While it is not OSHA specific, the blog post by Steve MacArthur, safety consultant for The Greeley Company , on the HCPro Hospital Safety Center  offers good advice on protecting patients through tamper-resistant electrical receptacles.
Since it is short an to the point, we offer the post here in its entirety.
Should children be safer at home than they are in our facilities?
The 2008 edition of the National Electrical Code will require the use of tamper-resistant receptacles in new and renovated dwellings.
Now I know that this doesn’t necessarily include hospitals as a specific concern, but can we, in good conscience, fail to adopt what NFPA clearly indicates is a best practice. You can try to risk assess your way out of this one, but if you decide not to adopt this practice in areas with your vulnerable patients (and I’d include behavioral health in the mix), you’ll likely anger the gods of risk management – never a good plan if one aims to remain in good graces with one’s insurers and attorneys.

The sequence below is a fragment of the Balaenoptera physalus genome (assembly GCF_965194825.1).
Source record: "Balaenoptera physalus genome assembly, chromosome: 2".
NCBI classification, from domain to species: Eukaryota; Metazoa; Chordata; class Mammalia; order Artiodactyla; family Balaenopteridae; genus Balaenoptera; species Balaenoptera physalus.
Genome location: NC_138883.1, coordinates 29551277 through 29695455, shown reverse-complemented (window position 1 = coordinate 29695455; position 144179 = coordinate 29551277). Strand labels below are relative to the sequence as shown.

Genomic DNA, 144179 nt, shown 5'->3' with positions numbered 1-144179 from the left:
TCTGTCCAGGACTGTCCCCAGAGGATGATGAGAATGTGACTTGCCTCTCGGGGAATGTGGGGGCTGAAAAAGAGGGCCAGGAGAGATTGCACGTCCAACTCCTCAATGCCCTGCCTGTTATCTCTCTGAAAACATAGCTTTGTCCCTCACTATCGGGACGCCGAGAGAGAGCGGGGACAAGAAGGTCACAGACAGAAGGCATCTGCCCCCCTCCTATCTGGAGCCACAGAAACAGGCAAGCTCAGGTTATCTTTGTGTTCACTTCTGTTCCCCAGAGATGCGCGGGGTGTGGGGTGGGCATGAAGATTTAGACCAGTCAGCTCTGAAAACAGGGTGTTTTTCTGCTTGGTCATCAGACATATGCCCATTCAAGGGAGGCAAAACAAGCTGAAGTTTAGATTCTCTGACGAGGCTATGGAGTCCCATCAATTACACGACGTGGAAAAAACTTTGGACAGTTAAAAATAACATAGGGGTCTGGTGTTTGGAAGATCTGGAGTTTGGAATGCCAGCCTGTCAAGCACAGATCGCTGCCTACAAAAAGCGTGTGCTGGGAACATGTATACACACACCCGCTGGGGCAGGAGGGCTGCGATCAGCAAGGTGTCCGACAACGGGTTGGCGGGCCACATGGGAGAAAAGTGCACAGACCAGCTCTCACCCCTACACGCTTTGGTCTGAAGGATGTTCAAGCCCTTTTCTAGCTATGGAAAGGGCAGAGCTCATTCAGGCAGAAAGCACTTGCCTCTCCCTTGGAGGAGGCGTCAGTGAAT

For an OSHA compliance electrical checklist, go to the Tools page and look miscellaneous heading.